Times Are Tough for Pinhookers

Their rate of return on investment was 30.7% at OBS February select juvenile auction.

If the recent Ocala Breeders’ Sales Co. (OBS) February select sale of 2-year-olds in training was any indication, it’s going to be a tough year for yearling-to-juvenile pinhookers. The rate of return (ROR) on their investment, 30.7%, ranked among their worst ever based on figures that date back to 1990. It was the weakest since the ROR dropped to its lowest point during the 20-year period of 17.1% in 1993. 

Other anemic RORs were 17.6% in 1991, 33.7% in 1992, 33.2% in 1994, and 36.9% in 1996.

Pinhookers struggled even though they reduced their risk for this year’s OBS auction, paying an average price of $66,919 for their stock as yearlings. The amount was down 11.8% from the auction’s all-time high of $75,869 in 2008. However, when those yearlings were resold as 2-year-olds, they averaged $105,847, which was down 34.4% from the auction’s all-time high of $161,475 last year.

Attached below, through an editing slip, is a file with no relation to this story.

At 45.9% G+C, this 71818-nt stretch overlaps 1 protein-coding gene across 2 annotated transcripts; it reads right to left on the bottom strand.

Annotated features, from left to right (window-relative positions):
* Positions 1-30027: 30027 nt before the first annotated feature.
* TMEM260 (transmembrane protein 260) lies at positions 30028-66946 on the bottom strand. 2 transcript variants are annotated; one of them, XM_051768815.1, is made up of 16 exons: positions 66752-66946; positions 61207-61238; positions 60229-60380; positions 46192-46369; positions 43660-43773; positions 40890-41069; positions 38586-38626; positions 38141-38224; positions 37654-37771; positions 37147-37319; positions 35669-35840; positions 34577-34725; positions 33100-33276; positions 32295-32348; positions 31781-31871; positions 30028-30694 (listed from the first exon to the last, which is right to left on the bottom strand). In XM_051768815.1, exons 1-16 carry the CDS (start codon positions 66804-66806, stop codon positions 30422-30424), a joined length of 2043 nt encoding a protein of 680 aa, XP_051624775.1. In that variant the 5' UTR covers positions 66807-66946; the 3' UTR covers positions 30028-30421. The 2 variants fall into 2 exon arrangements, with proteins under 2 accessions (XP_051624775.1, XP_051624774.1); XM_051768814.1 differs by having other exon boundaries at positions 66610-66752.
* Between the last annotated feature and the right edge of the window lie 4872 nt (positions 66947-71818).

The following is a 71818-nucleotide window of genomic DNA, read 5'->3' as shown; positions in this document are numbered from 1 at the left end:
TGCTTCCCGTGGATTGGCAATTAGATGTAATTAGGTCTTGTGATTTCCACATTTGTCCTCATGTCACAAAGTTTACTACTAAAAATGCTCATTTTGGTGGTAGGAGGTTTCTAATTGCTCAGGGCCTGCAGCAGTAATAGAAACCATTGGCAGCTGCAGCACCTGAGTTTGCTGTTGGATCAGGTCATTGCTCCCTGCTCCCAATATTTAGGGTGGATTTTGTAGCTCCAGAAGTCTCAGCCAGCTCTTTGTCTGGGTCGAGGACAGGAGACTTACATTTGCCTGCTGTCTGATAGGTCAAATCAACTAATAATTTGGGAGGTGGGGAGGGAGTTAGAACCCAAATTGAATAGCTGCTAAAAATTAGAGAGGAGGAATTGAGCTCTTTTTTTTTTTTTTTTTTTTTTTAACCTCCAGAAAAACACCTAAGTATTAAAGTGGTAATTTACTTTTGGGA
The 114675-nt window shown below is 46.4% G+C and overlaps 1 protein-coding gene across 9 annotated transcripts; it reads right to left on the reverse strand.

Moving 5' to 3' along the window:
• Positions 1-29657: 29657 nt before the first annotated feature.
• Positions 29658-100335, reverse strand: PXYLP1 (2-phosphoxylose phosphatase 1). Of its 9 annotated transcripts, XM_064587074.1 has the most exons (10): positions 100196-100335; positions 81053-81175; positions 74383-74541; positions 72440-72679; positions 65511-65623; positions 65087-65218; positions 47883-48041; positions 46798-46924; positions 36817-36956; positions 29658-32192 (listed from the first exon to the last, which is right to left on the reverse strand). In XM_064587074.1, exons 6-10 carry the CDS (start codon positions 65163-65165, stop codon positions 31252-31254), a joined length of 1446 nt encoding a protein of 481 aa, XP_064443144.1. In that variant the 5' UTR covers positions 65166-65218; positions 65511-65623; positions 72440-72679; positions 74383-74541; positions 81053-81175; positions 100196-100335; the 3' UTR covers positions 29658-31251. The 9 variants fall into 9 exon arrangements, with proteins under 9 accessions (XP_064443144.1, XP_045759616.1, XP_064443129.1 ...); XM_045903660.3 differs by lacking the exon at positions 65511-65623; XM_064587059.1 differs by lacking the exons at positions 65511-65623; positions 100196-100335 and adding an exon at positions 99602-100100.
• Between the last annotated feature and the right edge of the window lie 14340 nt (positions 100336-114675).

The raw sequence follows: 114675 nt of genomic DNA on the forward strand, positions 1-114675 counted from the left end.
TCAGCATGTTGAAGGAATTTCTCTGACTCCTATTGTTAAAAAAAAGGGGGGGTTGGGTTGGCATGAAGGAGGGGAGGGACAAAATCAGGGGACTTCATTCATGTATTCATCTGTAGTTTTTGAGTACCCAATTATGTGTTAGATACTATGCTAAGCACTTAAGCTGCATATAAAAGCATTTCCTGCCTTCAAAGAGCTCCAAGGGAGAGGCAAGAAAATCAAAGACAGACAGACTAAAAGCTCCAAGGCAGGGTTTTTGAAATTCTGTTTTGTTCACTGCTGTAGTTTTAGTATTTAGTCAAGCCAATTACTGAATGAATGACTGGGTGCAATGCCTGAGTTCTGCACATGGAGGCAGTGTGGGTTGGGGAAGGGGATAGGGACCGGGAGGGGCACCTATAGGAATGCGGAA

Only 33% of the pinhooked horses offered at the Feb. 17 OBS sale were profitable for their consignors. That was down significantly from the 50% that made money in 2008, and it was the lowest in the 20-year period dating back to 1990. The previous record low was 35% in 1991.

The calculation used by The Blood-Horse to determine the financial performance of pinhookers includes an $18,000 cost of upkeep and the sale company’s 5% commission. The cost of upkeep has varied over the years, and it was increased to $18,000 (from $10,000) in 2008. The Blood-Horse started including the sale company commission in 2001.

The OBS February auction was the first major select sale of 2-year-olds in training for 2009. The next is the Fasig-Tipton Florida sale at Calder Race Course March 3.